The original development team on Little Mermaid
I went over to the Ink and Paint building to check in. Many of the familiar faces I had know before were now gone. The current administration seemed to like to hire management heads that had no artistic background or animation experience. Disney paints at this time were actually milled, yes milled, in the Ink and Paint building. You could call up and order, " I'm running low on Witmer Red." and they would send some over or you could go over and pick it up yourself. That hue by the way was named in honor of a wonderful and gracious background painter by the name of Thelma Witmer.

They hired a new guy to head up Ink and Paint who had a background in chemistry. His first act to modernize was to get rid of the agent Disney Studios had used since they began to stabilize the paint. The agent was formaldehyde bcause it was now labeled a toxic substance. I asked, "But you still have the pigments, right?" There was a quiet pause. His face kind of scrunched up slowly as he realized he had needlessly thrown out decades of Disney pigments collected from around the world along with the paint. I went back to John Musker and told him about the paint issues. We wound up ordering paint from Cartoon Colour for our cel paints instead of using our own for the first time in studio history. Ironically about the only cels were ever painted using true Disney paint from the old formula and those were concept setups or color models I did at the beginning with my own set at home. Mermaid was also the last feature done by Disney to use hand painted cels as from Beauty onward the process became a digital one.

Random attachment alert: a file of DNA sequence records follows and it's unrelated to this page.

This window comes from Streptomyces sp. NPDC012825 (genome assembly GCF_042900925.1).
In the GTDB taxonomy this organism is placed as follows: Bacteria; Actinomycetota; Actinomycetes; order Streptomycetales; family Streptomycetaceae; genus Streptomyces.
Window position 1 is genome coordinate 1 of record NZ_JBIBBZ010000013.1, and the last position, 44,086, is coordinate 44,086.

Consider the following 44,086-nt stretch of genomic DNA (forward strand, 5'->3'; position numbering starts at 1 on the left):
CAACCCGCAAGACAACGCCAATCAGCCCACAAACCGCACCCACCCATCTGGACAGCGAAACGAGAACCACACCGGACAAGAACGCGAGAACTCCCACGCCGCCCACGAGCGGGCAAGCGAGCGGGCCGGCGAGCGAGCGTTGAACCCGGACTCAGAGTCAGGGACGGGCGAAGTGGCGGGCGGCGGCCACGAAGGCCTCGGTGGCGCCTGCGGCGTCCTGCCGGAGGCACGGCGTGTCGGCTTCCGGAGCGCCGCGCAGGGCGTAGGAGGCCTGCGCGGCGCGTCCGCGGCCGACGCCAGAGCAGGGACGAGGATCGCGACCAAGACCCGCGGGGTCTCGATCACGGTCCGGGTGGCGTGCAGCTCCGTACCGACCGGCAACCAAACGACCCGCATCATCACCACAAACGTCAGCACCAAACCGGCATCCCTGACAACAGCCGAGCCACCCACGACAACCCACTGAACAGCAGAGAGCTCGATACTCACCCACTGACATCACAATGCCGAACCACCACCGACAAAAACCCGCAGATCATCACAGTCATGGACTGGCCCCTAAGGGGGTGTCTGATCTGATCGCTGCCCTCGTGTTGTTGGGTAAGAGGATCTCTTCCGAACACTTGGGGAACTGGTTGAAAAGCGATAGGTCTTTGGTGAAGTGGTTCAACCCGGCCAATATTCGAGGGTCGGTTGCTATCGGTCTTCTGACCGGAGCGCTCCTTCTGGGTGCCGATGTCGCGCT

Alan and Howard
My daughter Kim was born during the beginning of the pre-production phase and she was a flaming, and I mean flaming redhead. That fact definitely contributed to Ariel's red follicles as it was mentioned by quite a few of the crew at the time. Unfortunately the leading contender for hair color was a blonde version based on Jeffrey's favorite super model Christie Brinkley. I argued to John and Ron (and eventually Jeff) that since so much of the film was going to have Ariel against blue and turquoise, that we needed to contrast it so our main star would stand out. I then showed the guys some pastels, watercolors and even cel mockups that my wife Patty (who was hoping to be color model) painted and they were both supportive of the visuals and my spiel. We had a meeting with Jeffrey when we moved back across the street from the trailers and he was not exactly sold on the red hair but my argument and visuals made sense so he said OK. Glen Keane took the idea and really ran.. or swam, with it creating some really beautiful designs with our rough versions of Ariel donning red hair that now led the way.

Meanwhile, "Oliver and Company" was being groomed as the-hit for Disney Animated Features and they had pretty much taken over the main warehouse space on Flower Street in Glendale where management had relocated animation to from the old main lot. Roger Rabbit had part of their American crew working across the street in another warehouse. We had our offices across the street in a group of trailers that were arranged in a bug connecting square.

One major thing we had in our favor with Mermaid is that with the other two big budget animated films in production, our little film was flying under the radar. That really gave all of our creative juices a chance to flow like the old days. We had a real music room for the first time in ages during "Mermaid".

My room was across from the room Howard and Alan used whenever they were in town. It was exciting to hear them working out new songs while tweaking the ones they had already written. Howard would ask me to come in and listen to their latest tune and then give  me a cassette of the performance to take back to my room to enjoy. My room was adorned with undersea souvenirs from Nautilus shells to huge conch shells to starfish, even a huge collection of coral and (plastic) seaweed. I set up a light that played over a revolving core of aluminum foil that projected an underwater feel onto the walls when the room was darkened.  An old live-action film gimmick that I had learned from my old friend and former teacher Ken O'Connor.

Early concept drawing
For relaxation breaks during Little Mermaid we had lots of choices. We had ping pong tables, radio controlled cars in the parking lot, lazer tag and bowling besides other treats. For lazer tag we turned off the main ceiling lights at the main complex across the street to get the cubicle area nice and dark, the we ran, jumped knocked over trash cans on our way to becoming action heroes of sorts.